What happens when their licence is revoked?

 

If the licence is revoked, it is HIGHLY advised that your loved one’s car be removed from the property. Someone with dementia may no longer remember that they are not allowed to drive. Disabling the vehicle is an option, though it is remarkable how handy and mechanically-minded many seniors from that generation can be, so the simple options of unplugging the spark plugs or draining the battery may be insufficient. The most ideal solution is to have the vehicle removed from the property altogether to ensure that your loved one is safe, and to ensure that others are safe as well.

 

It is important to understand how devastating the loss of a licence can be for many seniors. It can result in loss of independence, reduced social interaction, loneliness, lowered self-esteem, depression, and increased stress on family and friends. For all of these reasons, family doctors do not just send letters to the MTO easily; they must have concrete evidence of imminent safety concerns. To minimize the negative impact of losing a licence, family and friends can assist by providing alternate means of transportation and socialization.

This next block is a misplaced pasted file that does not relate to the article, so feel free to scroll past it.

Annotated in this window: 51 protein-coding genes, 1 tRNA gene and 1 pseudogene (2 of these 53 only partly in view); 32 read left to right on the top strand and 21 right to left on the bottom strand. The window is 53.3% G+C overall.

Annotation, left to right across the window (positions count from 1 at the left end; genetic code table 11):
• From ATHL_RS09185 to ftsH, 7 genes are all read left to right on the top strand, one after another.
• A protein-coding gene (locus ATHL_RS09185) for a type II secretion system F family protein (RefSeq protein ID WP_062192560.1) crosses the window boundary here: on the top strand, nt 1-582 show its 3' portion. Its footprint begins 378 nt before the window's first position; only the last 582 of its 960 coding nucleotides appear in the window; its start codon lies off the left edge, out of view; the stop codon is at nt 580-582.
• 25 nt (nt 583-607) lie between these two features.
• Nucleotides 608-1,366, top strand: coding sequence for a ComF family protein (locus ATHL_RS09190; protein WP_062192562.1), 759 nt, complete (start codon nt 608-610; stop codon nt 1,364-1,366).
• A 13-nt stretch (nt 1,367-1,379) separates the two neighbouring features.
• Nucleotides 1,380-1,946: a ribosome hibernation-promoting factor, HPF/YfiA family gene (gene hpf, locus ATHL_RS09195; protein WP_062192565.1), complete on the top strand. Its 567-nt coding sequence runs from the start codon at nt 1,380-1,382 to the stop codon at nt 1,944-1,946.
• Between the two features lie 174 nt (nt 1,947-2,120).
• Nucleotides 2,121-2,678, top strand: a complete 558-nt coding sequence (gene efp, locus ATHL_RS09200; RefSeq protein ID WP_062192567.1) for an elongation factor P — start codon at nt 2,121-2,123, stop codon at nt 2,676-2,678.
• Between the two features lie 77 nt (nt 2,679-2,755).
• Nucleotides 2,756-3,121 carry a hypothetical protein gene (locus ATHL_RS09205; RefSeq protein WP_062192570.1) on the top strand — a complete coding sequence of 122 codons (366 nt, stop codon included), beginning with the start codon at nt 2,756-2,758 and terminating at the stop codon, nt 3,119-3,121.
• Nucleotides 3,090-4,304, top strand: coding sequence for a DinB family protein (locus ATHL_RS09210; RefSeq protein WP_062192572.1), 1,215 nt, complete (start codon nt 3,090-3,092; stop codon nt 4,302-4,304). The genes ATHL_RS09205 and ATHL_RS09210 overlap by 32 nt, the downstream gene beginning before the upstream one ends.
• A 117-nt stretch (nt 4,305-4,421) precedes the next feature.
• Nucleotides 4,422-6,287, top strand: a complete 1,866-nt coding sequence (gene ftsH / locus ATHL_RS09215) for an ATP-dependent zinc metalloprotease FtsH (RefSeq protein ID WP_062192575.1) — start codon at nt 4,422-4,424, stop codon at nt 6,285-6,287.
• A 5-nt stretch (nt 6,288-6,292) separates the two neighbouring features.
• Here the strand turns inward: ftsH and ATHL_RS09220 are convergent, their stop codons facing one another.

Young lady helping a senior citizen out of a red car.

There are volunteer driving services that can be accessed through your local community centres or the Alzheimer’s Society. Taxi companies are often able to offer discounts to “frequent riders”. However, if your loved one is uncomfortable with public transportation, we offer driving services to help isolated seniors with grocery shopping, doctor appointments, personal appointments, and etc.  

 

If you are interested in learning more about our errands and transportation service contact us today!

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8 Tips to Stay Cool this Summer!

 

We are all relieved when the snow finally melts, and the mucky spring weather turns into the balmy days of summer. But do you know how to stay cool and healthy in the summer heat?